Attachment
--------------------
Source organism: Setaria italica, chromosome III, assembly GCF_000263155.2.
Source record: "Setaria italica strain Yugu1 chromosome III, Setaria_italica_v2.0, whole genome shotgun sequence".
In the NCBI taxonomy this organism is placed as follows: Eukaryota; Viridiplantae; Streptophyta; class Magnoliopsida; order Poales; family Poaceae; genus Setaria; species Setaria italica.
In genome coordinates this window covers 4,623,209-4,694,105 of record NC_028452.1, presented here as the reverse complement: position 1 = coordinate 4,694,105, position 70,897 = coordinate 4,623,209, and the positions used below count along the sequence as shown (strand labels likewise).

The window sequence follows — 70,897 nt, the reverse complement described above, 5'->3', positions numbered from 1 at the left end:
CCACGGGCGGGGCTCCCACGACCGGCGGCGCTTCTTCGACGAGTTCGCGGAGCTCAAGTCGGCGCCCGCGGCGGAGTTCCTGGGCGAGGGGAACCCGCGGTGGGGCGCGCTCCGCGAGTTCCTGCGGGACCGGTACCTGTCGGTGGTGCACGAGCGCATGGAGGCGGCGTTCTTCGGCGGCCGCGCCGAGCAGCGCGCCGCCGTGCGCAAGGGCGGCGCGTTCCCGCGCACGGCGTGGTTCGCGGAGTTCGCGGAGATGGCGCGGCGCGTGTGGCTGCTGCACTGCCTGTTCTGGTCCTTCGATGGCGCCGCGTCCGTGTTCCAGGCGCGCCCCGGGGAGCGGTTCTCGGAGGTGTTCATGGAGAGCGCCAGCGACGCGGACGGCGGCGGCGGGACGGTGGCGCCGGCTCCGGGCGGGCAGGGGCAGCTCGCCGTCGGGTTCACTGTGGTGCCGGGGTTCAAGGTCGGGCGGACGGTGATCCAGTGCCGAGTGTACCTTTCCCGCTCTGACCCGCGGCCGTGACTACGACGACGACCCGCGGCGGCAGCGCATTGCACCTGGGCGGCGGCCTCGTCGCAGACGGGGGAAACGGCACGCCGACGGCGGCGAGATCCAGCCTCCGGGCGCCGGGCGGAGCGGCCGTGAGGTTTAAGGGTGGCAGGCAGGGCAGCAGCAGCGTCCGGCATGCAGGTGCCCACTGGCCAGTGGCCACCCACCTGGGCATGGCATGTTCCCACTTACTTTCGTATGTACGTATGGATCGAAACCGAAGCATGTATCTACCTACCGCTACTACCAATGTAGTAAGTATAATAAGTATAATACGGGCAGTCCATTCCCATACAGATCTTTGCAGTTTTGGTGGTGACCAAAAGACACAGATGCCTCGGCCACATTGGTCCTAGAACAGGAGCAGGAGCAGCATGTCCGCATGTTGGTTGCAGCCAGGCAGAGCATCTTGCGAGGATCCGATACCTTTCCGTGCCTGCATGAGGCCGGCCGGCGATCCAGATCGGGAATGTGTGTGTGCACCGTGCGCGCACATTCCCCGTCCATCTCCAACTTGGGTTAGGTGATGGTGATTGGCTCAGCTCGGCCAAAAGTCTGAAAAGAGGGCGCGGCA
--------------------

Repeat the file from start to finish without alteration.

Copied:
Source organism: Setaria italica, chromosome III, assembly GCF_000263155.2.
Source record: "Setaria italica strain Yugu1 chromosome III, Setaria_italica_v2.0, whole genome shotgun sequence".
In the NCBI taxonomy this organism is placed as follows: Eukaryota; Viridiplantae; Streptophyta; class Magnoliopsida; order Poales; family Poaceae; genus Setaria; species Setaria italica.
In genome coordinates this window covers 4,623,209-4,694,105 of record NC_028452.1, presented here as the reverse complement: position 1 = coordinate 4,694,105, position 70,897 = coordinate 4,623,209, and the positions used below count along the sequence as shown (strand labels likewise).

The window sequence follows — 70,897 nt, the reverse complement described above, 5'->3', positions numbered from 1 at the left end:
CCACGGGCGGGGCTCCCACGACCGGCGGCGCTTCTTCGACGAGTTCGCGGAGCTCAAGTCGGCGCCCGCGGCGGAGTTCCTGGGCGAGGGGAACCCGCGGTGGGGCGCGCTCCGCGAGTTCCTGCGGGACCGGTACCTGTCGGTGGTGCACGAGCGCATGGAGGCGGCGTTCTTCGGCGGCCGCGCCGAGCAGCGCGCCGCCGTGCGCAAGGGCGGCGCGTTCCCGCGCACGGCGTGGTTCGCGGAGTTCGCGGAGATGGCGCGGCGCGTGTGGCTGCTGCACTGCCTGTTCTGGTCCTTCGATGGCGCCGCGTCCGTGTTCCAGGCGCGCCCCGGGGAGCGGTTCTCGGAGGTGTTCATGGAGAGCGCCAGCGACGCGGACGGCGGCGGCGGGACGGTGGCGCCGGCTCCGGGCGGGCAGGGGCAGCTCGCCGTCGGGTTCACTGTGGTGCCGGGGTTCAAGGTCGGGCGGACGGTGATCCAGTGCCGAGTGTACCTTTCCCGCTCTGACCCGCGGCCGTGACTACGACGACGACCCGCGGCGGCAGCGCATTGCACCTGGGCGGCGGCCTCGTCGCAGACGGGGGAAACGGCACGCCGACGGCGGCGAGATCCAGCCTCCGGGCGCCGGGCGGAGCGGCCGTGAGGTTTAAGGGTGGCAGGCAGGGCAGCAGCAGCGTCCGGCATGCAGGTGCCCACTGGCCAGTGGCCACCCACCTGGGCATGGCATGTTCCCACTTACTTTCGTATGTACGTATGGATCGAAACCGAAGCATGTATCTACCTACCGCTACTACCAATGTAGTAAGTATAATAAGTATAATACGGGCAGTCCATTCCCATACAGATCTTTGCAGTTTTGGTGGTGACCAAAAGACACAGATGCCTCGGCCACATTGGTCCTAGAACAGGAGCAGGAGCAGCATGTCCGCATGTTGGTTGCAGCCAGGCAGAGCATCTTGCGAGGATCCGATACCTTTCCGTGCCTGCATGAGGCCGGCCGGCGATCCAGATCGGGAATGTGTGTGTGCACCGTGCGCGCACATTCCCCGTCCATCTCCAACTTGGGTTAGGTGATGGTGATTGGCTCAGCTCGGCCAAAAGTCTGAAAAGAGGGCGCGGCA